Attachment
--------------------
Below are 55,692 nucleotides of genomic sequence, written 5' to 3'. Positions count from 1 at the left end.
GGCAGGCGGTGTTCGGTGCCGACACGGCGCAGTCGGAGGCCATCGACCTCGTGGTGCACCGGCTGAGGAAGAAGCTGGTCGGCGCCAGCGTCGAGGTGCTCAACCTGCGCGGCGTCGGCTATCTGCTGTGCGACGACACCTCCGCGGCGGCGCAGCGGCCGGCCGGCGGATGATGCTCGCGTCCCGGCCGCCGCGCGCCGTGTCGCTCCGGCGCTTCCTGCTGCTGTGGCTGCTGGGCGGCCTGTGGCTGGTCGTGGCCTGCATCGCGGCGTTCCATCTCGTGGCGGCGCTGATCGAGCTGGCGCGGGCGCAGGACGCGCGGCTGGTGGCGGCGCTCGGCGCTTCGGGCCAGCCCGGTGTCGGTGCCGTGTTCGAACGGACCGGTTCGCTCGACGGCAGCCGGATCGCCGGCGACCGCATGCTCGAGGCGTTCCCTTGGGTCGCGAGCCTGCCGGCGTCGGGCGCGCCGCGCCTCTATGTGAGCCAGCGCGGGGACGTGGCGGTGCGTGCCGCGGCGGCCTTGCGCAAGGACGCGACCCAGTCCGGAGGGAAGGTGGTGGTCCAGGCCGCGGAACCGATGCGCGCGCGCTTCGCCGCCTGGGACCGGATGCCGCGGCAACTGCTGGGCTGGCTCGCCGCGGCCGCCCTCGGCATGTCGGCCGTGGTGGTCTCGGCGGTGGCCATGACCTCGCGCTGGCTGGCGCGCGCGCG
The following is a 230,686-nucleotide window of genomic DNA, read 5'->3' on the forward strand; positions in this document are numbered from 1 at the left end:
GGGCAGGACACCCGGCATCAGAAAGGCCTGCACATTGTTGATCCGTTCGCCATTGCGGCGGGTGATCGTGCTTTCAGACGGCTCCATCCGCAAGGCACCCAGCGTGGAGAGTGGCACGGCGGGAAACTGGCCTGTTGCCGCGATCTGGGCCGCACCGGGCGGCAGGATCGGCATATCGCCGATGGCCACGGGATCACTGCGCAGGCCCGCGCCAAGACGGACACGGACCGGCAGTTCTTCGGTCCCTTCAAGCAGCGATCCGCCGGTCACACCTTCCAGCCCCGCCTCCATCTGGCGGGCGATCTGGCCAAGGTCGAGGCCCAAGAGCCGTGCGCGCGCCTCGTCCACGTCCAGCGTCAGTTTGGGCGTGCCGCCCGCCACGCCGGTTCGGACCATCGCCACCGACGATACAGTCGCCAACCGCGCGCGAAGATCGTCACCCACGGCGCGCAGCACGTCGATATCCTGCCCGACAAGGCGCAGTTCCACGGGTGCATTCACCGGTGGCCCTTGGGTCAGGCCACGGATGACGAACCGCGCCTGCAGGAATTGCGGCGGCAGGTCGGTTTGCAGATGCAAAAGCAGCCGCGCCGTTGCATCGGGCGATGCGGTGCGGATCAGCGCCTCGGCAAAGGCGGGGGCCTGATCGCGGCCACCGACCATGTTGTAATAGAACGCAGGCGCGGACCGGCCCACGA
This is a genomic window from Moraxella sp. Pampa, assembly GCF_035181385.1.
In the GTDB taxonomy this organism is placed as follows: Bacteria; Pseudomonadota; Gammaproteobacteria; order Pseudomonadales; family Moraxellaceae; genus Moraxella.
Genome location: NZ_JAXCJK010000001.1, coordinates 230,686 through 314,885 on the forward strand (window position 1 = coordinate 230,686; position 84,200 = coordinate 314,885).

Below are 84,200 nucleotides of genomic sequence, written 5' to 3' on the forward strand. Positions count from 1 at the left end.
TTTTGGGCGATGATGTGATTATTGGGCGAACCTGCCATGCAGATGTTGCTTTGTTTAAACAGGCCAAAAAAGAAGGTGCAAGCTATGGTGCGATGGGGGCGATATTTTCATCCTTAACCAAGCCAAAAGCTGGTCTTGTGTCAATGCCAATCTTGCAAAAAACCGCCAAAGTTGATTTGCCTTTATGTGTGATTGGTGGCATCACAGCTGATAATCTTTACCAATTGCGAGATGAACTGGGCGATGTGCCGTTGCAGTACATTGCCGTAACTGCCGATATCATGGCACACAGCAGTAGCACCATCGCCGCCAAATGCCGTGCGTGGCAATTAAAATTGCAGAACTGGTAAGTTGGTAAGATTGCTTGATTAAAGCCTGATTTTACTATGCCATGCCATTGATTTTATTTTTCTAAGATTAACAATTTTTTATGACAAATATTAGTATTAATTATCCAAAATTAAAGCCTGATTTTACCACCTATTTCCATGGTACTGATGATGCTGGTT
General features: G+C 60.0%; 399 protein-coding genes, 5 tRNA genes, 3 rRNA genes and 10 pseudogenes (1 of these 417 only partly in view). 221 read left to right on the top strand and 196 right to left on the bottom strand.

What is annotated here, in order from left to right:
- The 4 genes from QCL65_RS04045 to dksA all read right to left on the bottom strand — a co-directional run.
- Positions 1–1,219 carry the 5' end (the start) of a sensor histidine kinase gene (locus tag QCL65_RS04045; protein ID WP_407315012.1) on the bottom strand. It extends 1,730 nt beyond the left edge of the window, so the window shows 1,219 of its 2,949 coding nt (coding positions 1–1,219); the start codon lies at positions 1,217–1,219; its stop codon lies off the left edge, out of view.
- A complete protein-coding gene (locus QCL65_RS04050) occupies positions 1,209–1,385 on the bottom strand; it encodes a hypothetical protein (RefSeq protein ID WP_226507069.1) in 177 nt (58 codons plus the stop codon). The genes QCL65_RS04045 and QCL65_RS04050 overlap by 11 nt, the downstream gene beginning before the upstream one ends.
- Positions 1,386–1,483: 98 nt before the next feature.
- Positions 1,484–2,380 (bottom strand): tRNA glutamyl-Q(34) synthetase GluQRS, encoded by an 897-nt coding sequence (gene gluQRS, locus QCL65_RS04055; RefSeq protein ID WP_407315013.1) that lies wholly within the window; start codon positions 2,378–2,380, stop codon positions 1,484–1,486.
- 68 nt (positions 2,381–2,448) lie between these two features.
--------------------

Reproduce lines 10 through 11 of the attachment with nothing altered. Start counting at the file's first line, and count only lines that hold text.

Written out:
General features: G+C 60.0%; 399 protein-coding genes, 5 tRNA genes, 3 rRNA genes and 10 pseudogenes (1 of these 417 only partly in view). 221 read left to right on the top strand and 196 right to left on the bottom strand.

What is annotated here, in order from left to right: